The evidence shows that competing in the Scottish Open greatly boosts a player’s chances of Open success the following week.
The top professional golfers take differing approaches when it comes to their preparation for the sport’s most significant championships. Some like to be well rested, others to be battle hardened. When it comes to The Open Championship, recent evidence would suggest that the latter strategy is the most fruitful.
In 2011 the Scottish Open, played the week preceding The Open Championship, moved from Loch Lomond to the links at Castle Stuart. Since that year, The Open Championship has been won only once by a player who did not compete the previous week in the Scottish Open.
Darren Clarke won at St George’s in 2011 having played in the rain-shortened Scottish Open at Castle Stuart. In 2012, Ernie Els played at Castle Stuart before heading to Lytham and claiming his second Open title.
In 2013, Phil Mickelson won a playoff at Castle Stuart and took that form on to Muirfield where he produced a fabulous final round of 66 to claim the Claret Jug. It should be noted that Henrik Stenson finished second to Phil in East Lothian that year. He too had played at Castle Stuart… Both were back to compete on the coast of the Moray Firth in 2016 before heading south to do battle for the year’s third Major at Troon.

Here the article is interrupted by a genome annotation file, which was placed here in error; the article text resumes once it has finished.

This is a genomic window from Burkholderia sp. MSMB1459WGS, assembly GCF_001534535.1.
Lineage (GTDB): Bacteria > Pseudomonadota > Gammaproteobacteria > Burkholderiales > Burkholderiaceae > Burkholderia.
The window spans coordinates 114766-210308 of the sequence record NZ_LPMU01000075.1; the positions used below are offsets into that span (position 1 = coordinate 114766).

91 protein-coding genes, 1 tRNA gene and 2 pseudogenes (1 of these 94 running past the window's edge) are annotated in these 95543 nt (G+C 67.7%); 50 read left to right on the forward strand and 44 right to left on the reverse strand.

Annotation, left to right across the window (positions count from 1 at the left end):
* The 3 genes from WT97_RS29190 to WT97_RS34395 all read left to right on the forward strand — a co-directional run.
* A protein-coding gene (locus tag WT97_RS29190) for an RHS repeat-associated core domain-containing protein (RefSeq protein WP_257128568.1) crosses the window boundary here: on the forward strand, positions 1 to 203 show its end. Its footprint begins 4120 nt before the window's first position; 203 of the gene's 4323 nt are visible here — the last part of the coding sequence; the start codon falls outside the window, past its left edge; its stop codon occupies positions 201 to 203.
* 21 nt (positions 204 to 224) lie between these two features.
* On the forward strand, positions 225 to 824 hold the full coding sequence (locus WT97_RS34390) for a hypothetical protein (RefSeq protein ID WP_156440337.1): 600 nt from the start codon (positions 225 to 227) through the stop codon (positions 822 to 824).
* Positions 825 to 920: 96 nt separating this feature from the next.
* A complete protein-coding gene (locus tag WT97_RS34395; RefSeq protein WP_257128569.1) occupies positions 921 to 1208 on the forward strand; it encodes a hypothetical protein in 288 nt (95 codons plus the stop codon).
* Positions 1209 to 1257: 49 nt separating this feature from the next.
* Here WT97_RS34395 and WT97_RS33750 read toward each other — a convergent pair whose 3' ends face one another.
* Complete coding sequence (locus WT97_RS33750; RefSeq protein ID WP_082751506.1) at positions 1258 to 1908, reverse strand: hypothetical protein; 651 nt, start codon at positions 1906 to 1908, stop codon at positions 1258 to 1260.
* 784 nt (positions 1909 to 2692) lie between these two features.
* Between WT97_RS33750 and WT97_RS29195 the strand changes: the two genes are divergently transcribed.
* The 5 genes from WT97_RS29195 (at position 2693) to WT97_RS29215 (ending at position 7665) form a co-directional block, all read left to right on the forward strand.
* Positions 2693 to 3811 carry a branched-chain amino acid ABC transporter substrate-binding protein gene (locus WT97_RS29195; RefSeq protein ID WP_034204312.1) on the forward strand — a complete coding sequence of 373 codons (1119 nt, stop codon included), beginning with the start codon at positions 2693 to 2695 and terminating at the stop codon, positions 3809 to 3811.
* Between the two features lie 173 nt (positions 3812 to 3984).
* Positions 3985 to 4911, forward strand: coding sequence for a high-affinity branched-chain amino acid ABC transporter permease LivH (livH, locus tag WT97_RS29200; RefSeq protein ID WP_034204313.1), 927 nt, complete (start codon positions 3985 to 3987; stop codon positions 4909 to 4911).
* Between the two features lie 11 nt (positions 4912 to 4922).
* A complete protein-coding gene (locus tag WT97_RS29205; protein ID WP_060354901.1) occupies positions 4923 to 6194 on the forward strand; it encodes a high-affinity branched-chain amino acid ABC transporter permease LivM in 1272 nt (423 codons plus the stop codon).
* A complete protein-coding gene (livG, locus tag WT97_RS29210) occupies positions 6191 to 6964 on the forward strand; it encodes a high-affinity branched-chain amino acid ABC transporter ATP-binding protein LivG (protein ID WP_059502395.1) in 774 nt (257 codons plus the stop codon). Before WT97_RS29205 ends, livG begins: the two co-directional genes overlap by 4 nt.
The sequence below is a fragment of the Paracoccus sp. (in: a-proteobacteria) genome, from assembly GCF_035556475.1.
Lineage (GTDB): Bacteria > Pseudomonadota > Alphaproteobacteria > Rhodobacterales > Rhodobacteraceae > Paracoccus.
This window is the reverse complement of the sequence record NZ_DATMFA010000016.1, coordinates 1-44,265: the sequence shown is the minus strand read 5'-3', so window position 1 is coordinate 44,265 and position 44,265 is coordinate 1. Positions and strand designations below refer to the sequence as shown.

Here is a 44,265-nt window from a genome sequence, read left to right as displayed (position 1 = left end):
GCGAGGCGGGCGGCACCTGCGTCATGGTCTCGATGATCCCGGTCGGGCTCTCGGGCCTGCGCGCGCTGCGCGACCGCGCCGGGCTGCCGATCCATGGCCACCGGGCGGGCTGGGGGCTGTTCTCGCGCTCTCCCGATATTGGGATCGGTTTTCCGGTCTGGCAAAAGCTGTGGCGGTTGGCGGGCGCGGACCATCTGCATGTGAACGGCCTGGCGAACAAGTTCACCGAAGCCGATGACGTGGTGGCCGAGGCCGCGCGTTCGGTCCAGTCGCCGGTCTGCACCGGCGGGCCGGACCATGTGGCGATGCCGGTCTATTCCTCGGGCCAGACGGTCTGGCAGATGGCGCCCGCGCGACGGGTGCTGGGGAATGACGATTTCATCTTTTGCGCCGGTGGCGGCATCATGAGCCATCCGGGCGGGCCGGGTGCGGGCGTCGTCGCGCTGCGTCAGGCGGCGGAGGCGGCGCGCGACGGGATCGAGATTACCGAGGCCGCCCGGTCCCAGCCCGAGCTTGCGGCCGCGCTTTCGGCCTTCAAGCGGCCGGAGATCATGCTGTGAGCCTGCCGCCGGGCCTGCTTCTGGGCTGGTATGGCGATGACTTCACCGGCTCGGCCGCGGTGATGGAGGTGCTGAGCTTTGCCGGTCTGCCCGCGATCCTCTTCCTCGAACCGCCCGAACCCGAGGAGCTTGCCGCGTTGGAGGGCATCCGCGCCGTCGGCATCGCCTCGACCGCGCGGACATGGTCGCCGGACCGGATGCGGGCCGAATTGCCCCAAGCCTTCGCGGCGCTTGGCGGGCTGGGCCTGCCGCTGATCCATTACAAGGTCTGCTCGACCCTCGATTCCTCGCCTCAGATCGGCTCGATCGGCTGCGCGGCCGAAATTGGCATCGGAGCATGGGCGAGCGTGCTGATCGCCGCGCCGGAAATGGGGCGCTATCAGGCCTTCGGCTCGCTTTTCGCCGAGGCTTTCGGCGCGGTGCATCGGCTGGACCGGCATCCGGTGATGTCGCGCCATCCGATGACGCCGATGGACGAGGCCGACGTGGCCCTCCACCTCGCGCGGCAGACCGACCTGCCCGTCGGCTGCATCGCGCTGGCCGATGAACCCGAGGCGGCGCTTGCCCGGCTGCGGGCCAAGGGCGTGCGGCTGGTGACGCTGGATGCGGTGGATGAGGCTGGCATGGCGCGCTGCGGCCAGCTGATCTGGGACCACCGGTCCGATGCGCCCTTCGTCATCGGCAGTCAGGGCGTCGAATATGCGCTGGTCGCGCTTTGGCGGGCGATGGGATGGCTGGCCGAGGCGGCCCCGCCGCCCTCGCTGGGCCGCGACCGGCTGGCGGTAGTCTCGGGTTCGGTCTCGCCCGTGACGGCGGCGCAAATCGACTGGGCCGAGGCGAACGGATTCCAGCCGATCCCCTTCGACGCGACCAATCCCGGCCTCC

2014 saw the Scottish Open travel to the links at Royal Aberdeen. Rory McIlroy teed it up there and played four solid rounds before he went and tore it up around Hoylake and claimed his first Open title.
In 2015 Zach Johnson won at St Andrews; the only year in the last six that the Open champion had not played in the Scottish Open the week before. That might say something about the unique nature of the Old Course – It’s so different to any other track that playing links golf in preparation is less important, the skills required on The Old are slightly different to those demanded by more typical British links tracks.
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Last year both Henrik Stenson and Phil Mickelson honed their links games in the Scottish Open before their epic encounter at Royal Troon. In fact, looking at the top-10 finishers at Royal Troon, no fewer than seven had competed the previous week in the Scottish Open.
In his press conference yesterday at Birkdale, Stenson spoke about how important he feels it is to play in the Scottish Open, “It is a big benefit,” he said. “Looking at my last four Open championships before this one, I went and played the Scottish Open twice, and finished second and first at the Open. And the two times I didn’t go I finished around 40th. I think for me it’s crucial, both to play the week before the Major is ideal for me, and also playing links because you just get in kind of that mindset of where you’re going to land the ball and playing the three-quarter shots in the crosswinds. It is a bit of a different game. It will be like coming from clay going into Wimbledon; you wouldn’t do that. It’s certainly a benefit to play the week before.”
So five of the previous six Open champions competed on the links the week before the Open and last year seven of the top-10 finishers had played the Scottish Open. It seems to pay to play Scottish.